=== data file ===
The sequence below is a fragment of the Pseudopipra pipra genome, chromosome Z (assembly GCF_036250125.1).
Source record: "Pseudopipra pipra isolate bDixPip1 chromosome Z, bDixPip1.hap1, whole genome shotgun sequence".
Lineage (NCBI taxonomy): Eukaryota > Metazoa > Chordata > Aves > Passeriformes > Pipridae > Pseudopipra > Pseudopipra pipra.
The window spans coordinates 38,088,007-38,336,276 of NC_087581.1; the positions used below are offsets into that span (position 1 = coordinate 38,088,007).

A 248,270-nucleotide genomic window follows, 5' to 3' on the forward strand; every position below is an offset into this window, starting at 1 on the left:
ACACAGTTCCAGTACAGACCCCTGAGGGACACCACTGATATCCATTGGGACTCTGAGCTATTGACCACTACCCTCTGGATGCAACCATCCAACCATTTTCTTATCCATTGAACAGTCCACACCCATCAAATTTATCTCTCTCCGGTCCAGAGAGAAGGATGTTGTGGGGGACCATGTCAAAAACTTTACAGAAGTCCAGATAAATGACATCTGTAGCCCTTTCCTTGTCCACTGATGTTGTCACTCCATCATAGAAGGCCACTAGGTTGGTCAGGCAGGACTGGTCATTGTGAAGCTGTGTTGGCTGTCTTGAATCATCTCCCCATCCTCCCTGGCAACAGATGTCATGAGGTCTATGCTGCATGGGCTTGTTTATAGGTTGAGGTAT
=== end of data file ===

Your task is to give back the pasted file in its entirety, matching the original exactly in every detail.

The sequence below is a fragment of the Pseudopipra pipra genome, chromosome Z (assembly GCF_036250125.1).
Source record: "Pseudopipra pipra isolate bDixPip1 chromosome Z, bDixPip1.hap1, whole genome shotgun sequence".
Lineage (NCBI taxonomy): Eukaryota > Metazoa > Chordata > Aves > Passeriformes > Pipridae > Pseudopipra > Pseudopipra pipra.
The window spans coordinates 38,088,007-38,336,276 of NC_087581.1; the positions used below are offsets into that span (position 1 = coordinate 38,088,007).

A 248,270-nucleotide genomic window follows, 5' to 3' on the forward strand; every position below is an offset into this window, starting at 1 on the left:
ACACAGTTCCAGTACAGACCCCTGAGGGACACCACTGATATCCATTGGGACTCTGAGCTATTGACCACTACCCTCTGGATGCAACCATCCAACCATTTTCTTATCCATTGAACAGTCCACACCCATCAAATTTATCTCTCTCCGGTCCAGAGAGAAGGATGTTGTGGGGGACCATGTCAAAAACTTTACAGAAGTCCAGATAAATGACATCTGTAGCCCTTTCCTTGTCCACTGATGTTGTCACTCCATCATAGAAGGCCACTAGGTTGGTCAGGCAGGACTGGTCATTGTGAAGCTGTGTTGGCTGTCTTGAATCATCTCCCCATCCTCCCTGGCAACAGATGTCATGAGGTCTATGCTGCATGGGCTTGTTTATAGGTTGAGGTAT